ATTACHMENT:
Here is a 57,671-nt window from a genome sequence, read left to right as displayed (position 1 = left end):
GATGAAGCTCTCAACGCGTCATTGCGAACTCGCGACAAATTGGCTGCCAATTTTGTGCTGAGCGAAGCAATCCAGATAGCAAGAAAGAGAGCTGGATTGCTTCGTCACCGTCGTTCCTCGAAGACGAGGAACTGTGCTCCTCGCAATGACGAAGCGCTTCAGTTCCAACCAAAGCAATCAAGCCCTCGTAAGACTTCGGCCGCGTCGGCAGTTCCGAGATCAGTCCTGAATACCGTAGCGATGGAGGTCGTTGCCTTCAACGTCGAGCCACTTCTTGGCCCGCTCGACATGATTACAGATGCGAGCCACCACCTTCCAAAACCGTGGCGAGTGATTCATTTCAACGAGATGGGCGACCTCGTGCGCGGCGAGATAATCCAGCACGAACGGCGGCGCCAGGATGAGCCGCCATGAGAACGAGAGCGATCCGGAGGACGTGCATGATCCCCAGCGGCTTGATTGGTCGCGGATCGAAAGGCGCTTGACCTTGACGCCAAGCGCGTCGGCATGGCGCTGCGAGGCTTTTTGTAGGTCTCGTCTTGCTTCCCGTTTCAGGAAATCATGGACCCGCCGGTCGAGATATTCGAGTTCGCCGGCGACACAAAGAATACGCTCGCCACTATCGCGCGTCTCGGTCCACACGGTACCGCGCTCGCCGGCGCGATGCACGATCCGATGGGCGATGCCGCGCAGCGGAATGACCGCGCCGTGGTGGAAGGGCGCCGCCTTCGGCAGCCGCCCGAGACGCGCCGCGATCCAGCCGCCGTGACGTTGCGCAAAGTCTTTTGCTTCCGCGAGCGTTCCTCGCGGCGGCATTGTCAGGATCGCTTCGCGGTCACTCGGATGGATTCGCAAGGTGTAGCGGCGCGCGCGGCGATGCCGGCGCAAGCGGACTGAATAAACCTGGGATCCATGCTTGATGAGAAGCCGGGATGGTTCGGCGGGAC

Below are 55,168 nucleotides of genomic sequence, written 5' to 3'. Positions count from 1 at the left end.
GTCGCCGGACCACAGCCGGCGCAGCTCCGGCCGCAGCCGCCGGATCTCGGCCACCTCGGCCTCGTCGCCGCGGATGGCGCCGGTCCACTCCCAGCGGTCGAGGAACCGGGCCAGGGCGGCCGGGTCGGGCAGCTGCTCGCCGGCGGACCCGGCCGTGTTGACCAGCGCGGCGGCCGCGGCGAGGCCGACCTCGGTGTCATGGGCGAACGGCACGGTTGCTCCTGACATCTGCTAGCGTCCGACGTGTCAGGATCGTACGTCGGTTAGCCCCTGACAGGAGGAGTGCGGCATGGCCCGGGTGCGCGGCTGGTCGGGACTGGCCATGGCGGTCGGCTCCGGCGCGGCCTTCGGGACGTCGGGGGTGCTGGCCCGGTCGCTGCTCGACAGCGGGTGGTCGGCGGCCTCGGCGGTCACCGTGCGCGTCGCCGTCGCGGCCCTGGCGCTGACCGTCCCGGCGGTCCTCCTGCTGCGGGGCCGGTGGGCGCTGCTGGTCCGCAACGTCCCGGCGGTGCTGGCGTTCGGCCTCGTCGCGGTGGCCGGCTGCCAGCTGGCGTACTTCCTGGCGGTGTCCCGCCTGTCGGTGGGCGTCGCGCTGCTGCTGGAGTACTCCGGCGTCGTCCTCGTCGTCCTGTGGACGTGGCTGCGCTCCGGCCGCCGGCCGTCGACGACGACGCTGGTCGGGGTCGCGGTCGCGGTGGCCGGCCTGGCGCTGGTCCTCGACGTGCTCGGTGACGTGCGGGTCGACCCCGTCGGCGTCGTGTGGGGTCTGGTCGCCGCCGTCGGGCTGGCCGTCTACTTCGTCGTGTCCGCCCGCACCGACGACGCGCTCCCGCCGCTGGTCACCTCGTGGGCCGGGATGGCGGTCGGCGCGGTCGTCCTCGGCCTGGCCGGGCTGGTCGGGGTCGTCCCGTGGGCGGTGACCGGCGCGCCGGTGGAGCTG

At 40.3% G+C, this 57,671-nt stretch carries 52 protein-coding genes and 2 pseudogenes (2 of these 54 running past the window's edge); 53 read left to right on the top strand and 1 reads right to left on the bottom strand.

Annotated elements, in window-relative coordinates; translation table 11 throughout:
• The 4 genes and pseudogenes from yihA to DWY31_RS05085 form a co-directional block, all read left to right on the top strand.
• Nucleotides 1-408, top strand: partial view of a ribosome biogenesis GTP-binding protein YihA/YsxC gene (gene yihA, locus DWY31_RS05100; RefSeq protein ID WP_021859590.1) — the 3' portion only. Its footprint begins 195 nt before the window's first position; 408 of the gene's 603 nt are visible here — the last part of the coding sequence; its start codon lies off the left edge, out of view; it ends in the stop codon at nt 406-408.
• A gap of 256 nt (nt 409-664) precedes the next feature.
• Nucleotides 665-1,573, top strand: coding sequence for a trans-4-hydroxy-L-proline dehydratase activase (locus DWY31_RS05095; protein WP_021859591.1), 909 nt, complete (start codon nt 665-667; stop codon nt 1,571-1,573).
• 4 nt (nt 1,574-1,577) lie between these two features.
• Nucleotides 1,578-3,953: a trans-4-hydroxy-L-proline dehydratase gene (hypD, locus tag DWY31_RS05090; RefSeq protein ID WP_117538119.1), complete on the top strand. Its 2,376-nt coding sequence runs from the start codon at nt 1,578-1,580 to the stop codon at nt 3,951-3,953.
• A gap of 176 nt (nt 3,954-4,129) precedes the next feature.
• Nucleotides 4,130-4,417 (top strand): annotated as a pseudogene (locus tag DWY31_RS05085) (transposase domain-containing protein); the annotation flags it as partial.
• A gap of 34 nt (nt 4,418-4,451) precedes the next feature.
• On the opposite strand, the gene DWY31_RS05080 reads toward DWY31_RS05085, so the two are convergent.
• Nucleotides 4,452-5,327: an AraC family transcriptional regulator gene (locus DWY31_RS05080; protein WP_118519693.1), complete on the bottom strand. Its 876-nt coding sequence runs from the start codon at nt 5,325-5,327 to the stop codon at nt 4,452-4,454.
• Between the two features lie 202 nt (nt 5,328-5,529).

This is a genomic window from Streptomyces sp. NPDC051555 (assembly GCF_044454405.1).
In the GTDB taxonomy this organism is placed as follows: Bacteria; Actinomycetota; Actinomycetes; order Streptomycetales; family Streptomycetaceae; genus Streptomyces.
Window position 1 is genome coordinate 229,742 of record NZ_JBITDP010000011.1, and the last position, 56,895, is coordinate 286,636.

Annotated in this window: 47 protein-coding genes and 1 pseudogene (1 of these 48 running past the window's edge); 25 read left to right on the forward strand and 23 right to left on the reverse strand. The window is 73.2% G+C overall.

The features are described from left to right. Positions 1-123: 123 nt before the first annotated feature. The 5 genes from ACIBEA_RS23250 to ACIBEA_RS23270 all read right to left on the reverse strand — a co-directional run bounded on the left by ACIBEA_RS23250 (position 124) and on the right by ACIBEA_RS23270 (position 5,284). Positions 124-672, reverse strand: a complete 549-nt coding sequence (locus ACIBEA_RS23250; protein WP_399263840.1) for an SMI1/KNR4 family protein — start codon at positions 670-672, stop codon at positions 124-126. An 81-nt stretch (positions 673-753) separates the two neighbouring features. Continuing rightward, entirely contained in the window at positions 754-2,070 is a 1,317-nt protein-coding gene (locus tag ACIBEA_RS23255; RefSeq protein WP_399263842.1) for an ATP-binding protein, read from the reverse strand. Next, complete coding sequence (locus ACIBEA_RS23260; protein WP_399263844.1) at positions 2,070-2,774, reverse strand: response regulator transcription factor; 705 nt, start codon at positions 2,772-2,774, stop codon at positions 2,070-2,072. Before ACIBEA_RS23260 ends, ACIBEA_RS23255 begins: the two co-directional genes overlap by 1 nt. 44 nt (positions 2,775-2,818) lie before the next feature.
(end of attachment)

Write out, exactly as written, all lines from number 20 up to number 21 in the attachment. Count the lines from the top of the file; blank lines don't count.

In the GTDB taxonomy this organism is placed as follows: Bacteria; Actinomycetota; Actinomycetes; order Streptomycetales; family Streptomycetaceae; genus Streptomyces.
Window position 1 is genome coordinate 229,742 of record NZ_JBITDP010000011.1, and the last position, 56,895, is coordinate 286,636.